GO is composed of three ontologies: molecular functional ontology (MFO), biological process ontology (BPO), and cellular component ontology (CCO) (Ashburner et al., 2000). MFO describes the elemental activities of a gene product at the molecular level (i.e., binding and catalysis); BPO captures the beginning and end, pertinent to the functioning of integrated living units: cells, tissues, organs, and organisms; CCO describes the parts of cells and their extracellular environments. Each ontology consists of a set of ontological terms (GO terms), which are organized in a hierarchy, or directed acyclic graph (DAG), as shown in Figure 1. This DAG can be generated from the ontology file with moderate scripts (i.e., Matlab, R, and Python). In the Supplementary Material, we provide some exemplar codes for generating an association matrix from GO and to visualize the Ontology. Each GO term is defined by a unique alphanumeric identifier and can be viewed as a vertex of the graph, and the function is described using controlled words. The edge encodes the relationships (is a, part of, and regulate) between GO terms. For example, “GO:0043473” represents the pigmentation, and “GO:0048066” describes the developmental pigmentation; the two terms are connected by a line with “I,” which means that the developmental pigmentation is a subtype of pigmentation.

FIGURE 1
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Figure 1. Snapshot of a directed acyclic graph from Gene Ontology. Each ontological term is represented by an alphanumeric identifier, and its biological function is described by controlled words. These GO terms are hierarchically connected with different types of directed edges. The level of a GO term in the DAG is determined by its furthest distance to the root GO term (“GO:0008150” in BPO, “GO:0005575” in CCO, and “GO:0003674” in MFO). For example, “GO:0048087” is a direct child and also a grandson of “GO:0048066,” and its furthest distance to the root term is 5, while “GO:0006856” is another direct child of “GO:0048066” and its furthest distance to the root is 4, so “GO:0006856” is plotted at a higher level than “GO:0048087”.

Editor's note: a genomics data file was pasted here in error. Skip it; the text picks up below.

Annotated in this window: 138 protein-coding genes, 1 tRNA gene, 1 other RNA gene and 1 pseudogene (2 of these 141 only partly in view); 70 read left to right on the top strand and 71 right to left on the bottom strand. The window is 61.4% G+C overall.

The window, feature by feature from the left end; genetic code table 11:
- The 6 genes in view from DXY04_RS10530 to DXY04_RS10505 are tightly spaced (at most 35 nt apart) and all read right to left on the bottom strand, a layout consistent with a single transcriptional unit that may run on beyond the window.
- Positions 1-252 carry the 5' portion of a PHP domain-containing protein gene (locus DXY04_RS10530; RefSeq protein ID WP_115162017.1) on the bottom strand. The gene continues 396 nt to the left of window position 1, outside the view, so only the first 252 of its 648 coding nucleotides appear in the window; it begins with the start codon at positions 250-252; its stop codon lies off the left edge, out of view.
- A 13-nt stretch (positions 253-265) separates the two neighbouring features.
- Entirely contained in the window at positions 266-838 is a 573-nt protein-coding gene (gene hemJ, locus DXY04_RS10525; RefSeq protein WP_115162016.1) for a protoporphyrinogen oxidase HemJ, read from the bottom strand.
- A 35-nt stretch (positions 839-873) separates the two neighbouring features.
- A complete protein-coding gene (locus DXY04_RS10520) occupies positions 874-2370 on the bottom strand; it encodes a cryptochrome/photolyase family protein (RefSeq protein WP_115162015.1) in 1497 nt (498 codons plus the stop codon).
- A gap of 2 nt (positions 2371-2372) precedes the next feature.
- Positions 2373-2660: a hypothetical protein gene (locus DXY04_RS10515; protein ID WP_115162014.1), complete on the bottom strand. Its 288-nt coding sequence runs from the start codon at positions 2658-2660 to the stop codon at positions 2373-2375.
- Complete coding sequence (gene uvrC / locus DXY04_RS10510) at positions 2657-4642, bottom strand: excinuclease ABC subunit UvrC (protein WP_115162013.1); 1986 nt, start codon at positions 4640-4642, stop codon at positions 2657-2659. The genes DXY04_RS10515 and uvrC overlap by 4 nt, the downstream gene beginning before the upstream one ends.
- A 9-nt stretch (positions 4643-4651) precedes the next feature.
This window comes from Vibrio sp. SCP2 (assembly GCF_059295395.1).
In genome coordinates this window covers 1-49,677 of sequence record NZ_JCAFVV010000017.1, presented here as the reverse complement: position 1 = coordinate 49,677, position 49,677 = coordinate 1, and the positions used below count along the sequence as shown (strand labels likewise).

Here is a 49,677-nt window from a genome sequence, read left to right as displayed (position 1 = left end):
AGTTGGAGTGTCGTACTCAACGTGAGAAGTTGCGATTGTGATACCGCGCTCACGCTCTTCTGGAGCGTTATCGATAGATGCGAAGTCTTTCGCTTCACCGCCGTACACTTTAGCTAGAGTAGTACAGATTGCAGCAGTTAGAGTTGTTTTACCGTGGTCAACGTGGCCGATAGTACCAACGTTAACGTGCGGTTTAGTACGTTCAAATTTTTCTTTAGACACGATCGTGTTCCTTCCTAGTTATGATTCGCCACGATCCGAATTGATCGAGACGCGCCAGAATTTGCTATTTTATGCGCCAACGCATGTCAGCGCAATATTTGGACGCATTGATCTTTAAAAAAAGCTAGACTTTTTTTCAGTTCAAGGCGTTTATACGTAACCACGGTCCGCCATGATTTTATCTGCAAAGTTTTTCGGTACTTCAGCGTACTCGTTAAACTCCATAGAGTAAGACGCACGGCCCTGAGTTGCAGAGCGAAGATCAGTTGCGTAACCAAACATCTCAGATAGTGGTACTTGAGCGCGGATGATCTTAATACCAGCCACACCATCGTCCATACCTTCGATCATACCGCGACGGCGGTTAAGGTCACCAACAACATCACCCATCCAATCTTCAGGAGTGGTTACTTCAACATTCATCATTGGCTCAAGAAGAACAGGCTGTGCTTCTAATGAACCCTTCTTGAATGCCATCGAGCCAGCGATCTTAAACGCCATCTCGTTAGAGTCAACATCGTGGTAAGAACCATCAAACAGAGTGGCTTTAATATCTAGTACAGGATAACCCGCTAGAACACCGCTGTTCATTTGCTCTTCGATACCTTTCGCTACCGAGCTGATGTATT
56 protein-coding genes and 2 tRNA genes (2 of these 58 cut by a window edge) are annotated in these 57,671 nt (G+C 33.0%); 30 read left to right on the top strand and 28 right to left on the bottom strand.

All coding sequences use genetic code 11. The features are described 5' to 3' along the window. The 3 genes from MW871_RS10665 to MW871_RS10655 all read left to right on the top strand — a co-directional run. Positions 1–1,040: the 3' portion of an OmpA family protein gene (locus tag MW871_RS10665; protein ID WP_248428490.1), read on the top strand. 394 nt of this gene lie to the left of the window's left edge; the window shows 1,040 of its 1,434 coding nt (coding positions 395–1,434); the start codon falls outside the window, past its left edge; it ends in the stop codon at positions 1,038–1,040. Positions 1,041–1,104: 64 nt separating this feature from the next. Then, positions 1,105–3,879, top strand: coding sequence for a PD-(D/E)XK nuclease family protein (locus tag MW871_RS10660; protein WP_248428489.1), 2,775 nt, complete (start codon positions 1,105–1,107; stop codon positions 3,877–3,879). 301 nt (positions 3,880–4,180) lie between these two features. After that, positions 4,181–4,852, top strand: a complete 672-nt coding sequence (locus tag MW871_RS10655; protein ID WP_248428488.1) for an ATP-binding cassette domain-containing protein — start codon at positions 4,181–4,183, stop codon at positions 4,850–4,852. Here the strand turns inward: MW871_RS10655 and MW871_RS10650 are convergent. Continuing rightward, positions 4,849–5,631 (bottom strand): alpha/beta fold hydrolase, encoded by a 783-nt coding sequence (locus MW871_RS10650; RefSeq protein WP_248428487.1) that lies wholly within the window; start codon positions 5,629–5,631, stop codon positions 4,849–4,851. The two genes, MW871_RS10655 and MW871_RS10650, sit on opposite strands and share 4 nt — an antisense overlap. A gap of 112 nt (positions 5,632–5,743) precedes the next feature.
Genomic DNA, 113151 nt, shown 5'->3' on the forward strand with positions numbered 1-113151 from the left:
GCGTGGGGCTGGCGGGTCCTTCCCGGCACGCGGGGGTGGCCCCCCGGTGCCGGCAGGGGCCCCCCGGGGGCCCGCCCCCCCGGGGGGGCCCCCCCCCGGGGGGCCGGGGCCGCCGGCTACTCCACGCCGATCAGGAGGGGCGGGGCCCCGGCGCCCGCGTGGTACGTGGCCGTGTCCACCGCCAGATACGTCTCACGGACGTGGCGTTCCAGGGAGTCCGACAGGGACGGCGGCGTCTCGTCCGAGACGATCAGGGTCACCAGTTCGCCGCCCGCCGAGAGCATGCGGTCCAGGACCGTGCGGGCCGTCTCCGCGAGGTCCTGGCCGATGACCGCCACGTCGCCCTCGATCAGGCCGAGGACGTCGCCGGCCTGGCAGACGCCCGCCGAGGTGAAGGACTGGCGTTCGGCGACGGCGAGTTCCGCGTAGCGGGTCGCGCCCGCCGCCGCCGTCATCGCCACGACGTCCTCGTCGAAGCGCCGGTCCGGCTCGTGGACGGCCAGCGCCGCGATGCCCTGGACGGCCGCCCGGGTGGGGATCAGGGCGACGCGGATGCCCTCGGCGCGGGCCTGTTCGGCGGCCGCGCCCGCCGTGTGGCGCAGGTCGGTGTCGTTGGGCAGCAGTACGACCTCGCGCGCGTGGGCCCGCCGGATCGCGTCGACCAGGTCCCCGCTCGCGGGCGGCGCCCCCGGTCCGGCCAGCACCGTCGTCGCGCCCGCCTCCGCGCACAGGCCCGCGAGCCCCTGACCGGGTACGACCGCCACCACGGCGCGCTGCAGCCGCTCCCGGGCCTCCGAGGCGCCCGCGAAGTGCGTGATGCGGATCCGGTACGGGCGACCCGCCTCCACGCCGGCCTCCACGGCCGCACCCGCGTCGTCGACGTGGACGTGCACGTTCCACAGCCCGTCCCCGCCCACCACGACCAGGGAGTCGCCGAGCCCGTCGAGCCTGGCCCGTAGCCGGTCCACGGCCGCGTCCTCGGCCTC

GO annotation is another component of GO, and it stores the currently known functional knowledge of gene products. Each positive annotation relates a gene with a GO term, and indicates the gene product carries out the function described by this term. Similarly, each negative annotation indicates the gene product does not perform the function described by this term. The GO consortium (Ashburner et al., 2000) independently or collaboratively annotate genes with GO terms from model organisms (or species) of wide interest among biologists, such as Homo sapiens, Mus musculus, Arabidopsis thaliana, and so on. However, our current knowledge about the functional taxonomy of gene products is still immature. Therefore, both the GO hierarchy and annotations are regularly updated with new knowledge and archived for reference. The collected GO annotations are still quite incomplete, imbalanced, and rather shallow (Rhee et al., 2008; Thomas et al., 2012; Dessimoz and Škunca, 2017). For example, different species have different distributions of GO annotations; zebrafish is heavily studied in terms of developmental biology and embryogenesis, while rat is the standard model for toxicology (Dessimoz and Škunca, 2017). The portion of negative annotations is much smaller than positive ones, because a negative result may be due to inadequate experimental conditions and is often deemed as less useful and publishable than a positive annotation. By December 2019, GO included more than 45,000 terms, and each gene was only annotated with several or dozens of these terms. Therefore, it is rather difficult to accurately infer the associations between the genes and the many GO terms.